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The holiest day

In the Jewish calendar, the holiest days are Shabbat (the Sabbath) and Yom Kippur (the Day of Atonement). Both are prescribed for Jews by the Torah.

Shabbat begins Friday night at sundown, ending Saturday night an hour after sunset. Candles are lit marking the onset of the seventh day. A prayer service is conducted at the synagogue. Then at home, God’s creation is praised over a goblet of wine to sanctify the day, and a similar blessing is pronounced before the bread is salted, after which the main meal of the week begins.

In our home, it is so too. The meal involves all in the family: the food preparation, setting of the table, dressing in the nicest clothes, and the discussion at the table are each part of the shared celebration of God’s day of rest.

My own role involves commenting on the weekly Torah portion from the Five Books of Moses, which will be read, in a year-long cycle, during synagogue prayers Saturday morning. I must make the reading relevant to each one at the table, often relating it to world events. That can be challenging when the assigned portion, for example, deals with details of the sacrifices in Leviticus.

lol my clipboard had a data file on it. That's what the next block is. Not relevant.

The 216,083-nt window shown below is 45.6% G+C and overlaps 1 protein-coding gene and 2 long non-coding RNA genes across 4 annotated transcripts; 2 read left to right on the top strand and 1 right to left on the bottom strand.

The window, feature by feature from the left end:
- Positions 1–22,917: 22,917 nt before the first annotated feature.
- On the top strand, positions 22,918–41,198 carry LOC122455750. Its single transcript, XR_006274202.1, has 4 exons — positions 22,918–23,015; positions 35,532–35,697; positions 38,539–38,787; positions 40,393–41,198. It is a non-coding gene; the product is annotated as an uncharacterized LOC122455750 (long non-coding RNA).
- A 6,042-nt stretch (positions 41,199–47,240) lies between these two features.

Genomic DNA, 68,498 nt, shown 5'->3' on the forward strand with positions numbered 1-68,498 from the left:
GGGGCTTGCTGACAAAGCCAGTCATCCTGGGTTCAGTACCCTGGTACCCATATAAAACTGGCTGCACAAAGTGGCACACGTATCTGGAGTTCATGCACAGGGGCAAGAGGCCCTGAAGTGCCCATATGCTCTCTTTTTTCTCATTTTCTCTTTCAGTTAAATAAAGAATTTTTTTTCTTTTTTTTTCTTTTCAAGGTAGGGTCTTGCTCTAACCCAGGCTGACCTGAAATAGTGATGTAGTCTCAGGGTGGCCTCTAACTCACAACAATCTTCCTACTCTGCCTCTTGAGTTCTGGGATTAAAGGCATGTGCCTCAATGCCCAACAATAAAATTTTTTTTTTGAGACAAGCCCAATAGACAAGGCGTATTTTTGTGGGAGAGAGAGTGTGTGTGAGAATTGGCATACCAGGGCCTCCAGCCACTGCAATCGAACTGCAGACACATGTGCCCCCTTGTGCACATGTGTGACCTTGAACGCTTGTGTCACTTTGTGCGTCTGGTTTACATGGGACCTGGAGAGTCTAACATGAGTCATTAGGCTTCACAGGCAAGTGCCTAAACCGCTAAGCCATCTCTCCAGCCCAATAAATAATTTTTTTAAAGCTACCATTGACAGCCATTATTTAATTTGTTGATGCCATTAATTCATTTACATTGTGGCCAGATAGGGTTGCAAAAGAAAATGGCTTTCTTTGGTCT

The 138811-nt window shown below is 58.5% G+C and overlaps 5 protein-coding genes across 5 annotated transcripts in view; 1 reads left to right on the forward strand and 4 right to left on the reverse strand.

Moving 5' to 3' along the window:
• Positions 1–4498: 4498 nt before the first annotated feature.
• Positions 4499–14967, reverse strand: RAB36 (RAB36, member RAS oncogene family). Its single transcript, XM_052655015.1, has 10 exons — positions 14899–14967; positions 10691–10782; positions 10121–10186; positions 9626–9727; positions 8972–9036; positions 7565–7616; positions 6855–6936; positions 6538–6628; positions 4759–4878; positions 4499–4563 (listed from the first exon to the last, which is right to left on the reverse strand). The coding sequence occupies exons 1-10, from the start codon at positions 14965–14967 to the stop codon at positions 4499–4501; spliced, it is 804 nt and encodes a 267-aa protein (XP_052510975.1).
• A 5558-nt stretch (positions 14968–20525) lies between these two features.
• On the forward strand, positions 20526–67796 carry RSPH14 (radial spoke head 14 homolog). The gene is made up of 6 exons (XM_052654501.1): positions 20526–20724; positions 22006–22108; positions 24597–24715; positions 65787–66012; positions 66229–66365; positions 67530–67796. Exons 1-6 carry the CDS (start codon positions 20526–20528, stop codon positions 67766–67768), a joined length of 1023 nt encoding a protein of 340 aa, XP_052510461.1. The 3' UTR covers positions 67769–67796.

The ensuing discussions involve everyone. We question each other, probing for meaning, correcting when called for, often engaging in repartee. It is exhilarating. At its best, we all gain wisdom for our daily walk in life. It beautifully encapsulates the Psalmist’s verse, “Your Word is a lamp unto my feet and a light unto my path” (119:105).

We typically say the storms are raging outside, but here we feel sheltered in God’s holiness.

Those storms should have been foreseen.

Russia’s threat to the West was obvious after other invasions in the past two decades. Today, the Russians warn repeatedly that the danger of nuclear conflict is very serious.

Iran’s ambitions to get a nuclear bomb have been known for years. The White House is saying Iran is weeks away from getting it.

We cannot change the world ourselves, but we are commanded to pray, to petition God for help for our nation and for ourselves (1 Sam. 12:23; 1 Thess. 5:17). “Our soul waits for the LORD; He is our help and our shield” (Ps. 33:20; 115:9)